With similar hours laws under attack in other states, the case attracted considerable attention of national feminist groups who promoted women's issues. The National Consumers' League, with Florence Kelley as executive secretary and Josephine Goldmark an active member, supported the Oregon law. Kelley and Goldmark believed long hours of work was harmful to female workers, particularly pregnant workers and mothers. However, other feminist groups opposed the Oregon law. Alice Paul and the National Woman Party believed that to treat women differently would make it difficult for women to compete with men for jobs. Special protection could hinder their efforts for gaining equality in the workplace. Other groups opposing the Oregon law were those not so much involved in women's issues, but more concerned about government interference in business and defending the "liberty of contract."
Kelley and Goldmark contended that states held a "special interest" in helping workers in dangerous occupations. Fearful that the recent Lochner decision could be a precedent (setting a principle for later court decisions) and restrain states' abilities to enact laws dealing with women's working conditions, they turned to Goldmark's brother-in-law and successful Boston lawyer, Louis D. Brandeis, to argue their case before the Court. Brandeis had gained a strong reputation for effectively arguing in favor of legal protection of people's social needs and had represented several states in defending their wage and hour laws.
Brandeis accepted the case but required the National Consumers' League provide him a massive amount of information within two weeks on the connection between women's health and long hours of factory work. Goldmark and Kelley labored around the clock to produce a 113-page brief (document for the Court) drawing information of many sources including the medical field.
Women Deserve Special Protection
Before the Court, Muller argued that the Oregon law denying women the right to work more than ten hours a day interfered with their liberty to make contracts and ability to support themselves. In addition, the Oregon law directly conflicted with another Oregon law giving men and women equal personal rights. Referring to the Fourteenth Amendment, Muller argued the Oregon law was unconstitutional since "the statute [law} does not apply equally to all persons . . . "
Brandeis, using the lengthy brief, countered that women as a group needed special protection. Brandeis attempted to show that unlike the situation in the Lochner case which dealt with mostly male bakers, the Oregon law was justified in protecting the health, safety, and welfare of women. Basing his argument on the notion that women are the "weaker sex," Brandeis stated it was "common knowledge" that permitting women to work more than ten hours a day in such workplaces as factories and laundries was "dangerous to public health, safety, morals [and] welfare." Extended periods of manual labor produced damaging physical and mental effects in women. Consequently, the state indeed had a valid interest in women's health.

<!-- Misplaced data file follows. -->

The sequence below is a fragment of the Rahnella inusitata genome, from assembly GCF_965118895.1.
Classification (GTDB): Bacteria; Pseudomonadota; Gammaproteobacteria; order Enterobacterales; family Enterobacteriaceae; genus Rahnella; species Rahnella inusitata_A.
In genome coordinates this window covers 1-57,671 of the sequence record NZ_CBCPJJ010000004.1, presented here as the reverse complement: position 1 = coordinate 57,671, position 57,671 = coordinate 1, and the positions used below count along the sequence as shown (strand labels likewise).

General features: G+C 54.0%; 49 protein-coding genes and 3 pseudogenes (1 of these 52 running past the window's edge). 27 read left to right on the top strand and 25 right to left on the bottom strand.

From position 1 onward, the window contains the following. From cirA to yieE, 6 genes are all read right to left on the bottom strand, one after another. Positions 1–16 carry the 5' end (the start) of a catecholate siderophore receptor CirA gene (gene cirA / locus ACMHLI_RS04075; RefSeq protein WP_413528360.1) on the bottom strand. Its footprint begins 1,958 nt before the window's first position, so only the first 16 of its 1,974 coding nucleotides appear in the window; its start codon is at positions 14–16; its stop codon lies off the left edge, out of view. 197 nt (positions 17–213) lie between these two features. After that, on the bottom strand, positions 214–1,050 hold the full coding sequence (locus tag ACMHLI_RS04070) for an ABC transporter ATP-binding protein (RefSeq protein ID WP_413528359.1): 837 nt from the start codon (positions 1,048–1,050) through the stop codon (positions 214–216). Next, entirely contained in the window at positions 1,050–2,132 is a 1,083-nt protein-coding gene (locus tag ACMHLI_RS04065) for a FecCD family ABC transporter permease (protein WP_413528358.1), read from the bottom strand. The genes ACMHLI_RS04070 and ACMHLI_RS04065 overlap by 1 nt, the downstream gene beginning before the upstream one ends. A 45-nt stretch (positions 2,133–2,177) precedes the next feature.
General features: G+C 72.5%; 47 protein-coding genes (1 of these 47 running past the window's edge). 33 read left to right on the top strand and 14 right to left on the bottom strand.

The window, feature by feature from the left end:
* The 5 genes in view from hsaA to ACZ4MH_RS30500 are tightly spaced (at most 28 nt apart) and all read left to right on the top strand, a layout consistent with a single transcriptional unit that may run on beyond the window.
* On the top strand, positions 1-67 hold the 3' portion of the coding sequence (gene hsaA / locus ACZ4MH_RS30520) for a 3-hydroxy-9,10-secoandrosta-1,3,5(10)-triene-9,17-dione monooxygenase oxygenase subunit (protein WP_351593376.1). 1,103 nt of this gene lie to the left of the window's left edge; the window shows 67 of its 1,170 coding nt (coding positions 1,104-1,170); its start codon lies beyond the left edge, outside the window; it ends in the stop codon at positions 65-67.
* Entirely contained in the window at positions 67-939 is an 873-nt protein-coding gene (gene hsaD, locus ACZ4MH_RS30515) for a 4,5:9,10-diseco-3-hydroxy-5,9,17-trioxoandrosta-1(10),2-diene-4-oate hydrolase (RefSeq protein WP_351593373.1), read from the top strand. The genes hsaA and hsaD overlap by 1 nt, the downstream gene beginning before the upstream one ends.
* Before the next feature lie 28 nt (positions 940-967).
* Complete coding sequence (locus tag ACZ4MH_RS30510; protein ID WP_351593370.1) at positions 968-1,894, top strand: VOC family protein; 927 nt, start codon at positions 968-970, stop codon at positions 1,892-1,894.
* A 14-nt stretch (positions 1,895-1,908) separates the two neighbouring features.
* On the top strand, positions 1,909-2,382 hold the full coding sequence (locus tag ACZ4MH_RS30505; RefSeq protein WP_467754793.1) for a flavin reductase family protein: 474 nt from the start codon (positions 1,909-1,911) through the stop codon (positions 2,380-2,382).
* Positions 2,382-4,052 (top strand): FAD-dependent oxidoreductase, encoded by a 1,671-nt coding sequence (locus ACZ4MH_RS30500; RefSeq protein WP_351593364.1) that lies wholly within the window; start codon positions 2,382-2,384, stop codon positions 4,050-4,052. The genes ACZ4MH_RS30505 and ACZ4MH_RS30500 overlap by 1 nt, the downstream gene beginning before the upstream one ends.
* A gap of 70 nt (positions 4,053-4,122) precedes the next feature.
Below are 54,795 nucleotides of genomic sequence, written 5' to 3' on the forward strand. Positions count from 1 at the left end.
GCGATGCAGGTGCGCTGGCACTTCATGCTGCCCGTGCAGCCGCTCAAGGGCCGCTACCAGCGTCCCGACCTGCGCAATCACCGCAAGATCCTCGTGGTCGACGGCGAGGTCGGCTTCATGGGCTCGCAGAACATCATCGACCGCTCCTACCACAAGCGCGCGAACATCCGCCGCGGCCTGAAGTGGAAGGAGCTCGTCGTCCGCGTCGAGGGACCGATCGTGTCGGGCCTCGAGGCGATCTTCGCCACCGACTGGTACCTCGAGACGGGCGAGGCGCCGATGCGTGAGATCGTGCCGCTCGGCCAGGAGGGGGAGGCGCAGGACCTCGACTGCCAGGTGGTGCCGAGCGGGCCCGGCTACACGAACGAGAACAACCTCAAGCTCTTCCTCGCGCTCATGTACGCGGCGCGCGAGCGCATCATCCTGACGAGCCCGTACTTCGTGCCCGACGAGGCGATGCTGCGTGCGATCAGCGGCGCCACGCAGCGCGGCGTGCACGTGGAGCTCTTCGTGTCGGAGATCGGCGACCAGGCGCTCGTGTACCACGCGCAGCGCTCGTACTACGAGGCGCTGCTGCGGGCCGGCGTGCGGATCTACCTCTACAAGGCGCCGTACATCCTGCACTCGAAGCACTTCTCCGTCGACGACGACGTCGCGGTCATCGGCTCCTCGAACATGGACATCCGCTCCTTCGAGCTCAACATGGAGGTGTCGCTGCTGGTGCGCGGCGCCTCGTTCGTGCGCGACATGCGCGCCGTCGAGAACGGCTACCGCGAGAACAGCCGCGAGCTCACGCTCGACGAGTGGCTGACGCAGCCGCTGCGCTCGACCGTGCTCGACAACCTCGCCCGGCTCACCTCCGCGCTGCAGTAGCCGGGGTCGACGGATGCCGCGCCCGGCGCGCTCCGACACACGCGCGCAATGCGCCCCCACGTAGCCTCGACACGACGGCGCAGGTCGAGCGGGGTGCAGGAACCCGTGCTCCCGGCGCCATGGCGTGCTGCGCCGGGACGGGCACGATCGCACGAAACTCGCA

Justice David J. Brewer, writing for the unanimous Court, stated that the mere fact that so many states had adopted such laws reflected "a widespread belief that woman's physical structure, and the functions she performs in consequence thereof, justify special legislation restricting or qualifying the conditions under which she should be permitted to toil."
In a statement that seemed progressive (forward thinking) at the time, but paternalistic (overly protective) ninety years later, Brewer wrote,
That woman's physical structure . . . place her at a disadvantage in the struggle for subsistence is obvious. This is especially true when the burdens of motherhood are upon her. Even when they are not . . . continuance for a long time on her feet at work, repeating this from day to day, tends to injurious effects upon the body, and, as healthy mothers are essential to vigorous offspring, the physical well-being of woman becomes an object of public interest and care in order to preserve the strength and vigor of the race.